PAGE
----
Moth orchids (phalaenopsis) are among the most widely available orchids because they are propagated inexpensively via tissue culture. Their blooms come in assorted colors and sizes, and the plant is in continual flower for several months. Each flowering stalk, or spike, can have a dozen or more blossoms.
When your orchid is in bloom, keep it out of direct sunlight and in a cooler room to prolong the life of the flowers. Water moth orchids by placing them under a running tap for several minutes every two weeks using tepid water. Flushing the water through the growing medium like this mimics how orchids receive water in the wild. If the pot has drainage holes, all the excess water just runs out. You can also water by putting the pot in a sink full of water and letting it sit for an hour or two before allowing it to fully drain. (Here are more low maintenance houseplants that you only have to water once a month.)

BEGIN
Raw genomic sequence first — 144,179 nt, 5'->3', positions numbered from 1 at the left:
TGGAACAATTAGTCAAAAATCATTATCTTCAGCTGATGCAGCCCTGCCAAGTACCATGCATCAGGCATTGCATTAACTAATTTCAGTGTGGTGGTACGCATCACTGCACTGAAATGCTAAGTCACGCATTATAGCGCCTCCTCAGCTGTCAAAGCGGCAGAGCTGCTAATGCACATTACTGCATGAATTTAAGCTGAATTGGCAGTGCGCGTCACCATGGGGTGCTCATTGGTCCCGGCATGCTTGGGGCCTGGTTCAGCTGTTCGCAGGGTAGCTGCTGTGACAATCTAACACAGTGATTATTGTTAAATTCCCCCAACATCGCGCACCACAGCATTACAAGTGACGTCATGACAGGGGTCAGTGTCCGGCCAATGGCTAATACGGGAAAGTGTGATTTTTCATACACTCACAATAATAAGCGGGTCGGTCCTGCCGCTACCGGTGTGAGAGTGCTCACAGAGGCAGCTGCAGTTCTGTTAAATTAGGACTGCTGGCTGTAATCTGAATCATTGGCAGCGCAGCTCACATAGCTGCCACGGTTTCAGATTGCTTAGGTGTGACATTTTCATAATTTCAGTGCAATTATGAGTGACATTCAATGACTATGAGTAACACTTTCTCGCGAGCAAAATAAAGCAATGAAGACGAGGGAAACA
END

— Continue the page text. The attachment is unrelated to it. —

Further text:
In summer, the plants can be moved outdoors into a shady garden area. Fertilize with an organic liquid fertilizer every three weeks from May through November. Move the plants back inside before frost arrives. With a little luck, new flower spikes will begin to develop soon after. Spent flower stalks can be cut back to just above one of the inverted V-shaped nodes lower on the flowering stem. This sometimes causes the plant to throw another bloom stalk from the node. If none develops, cut the entire stalk off.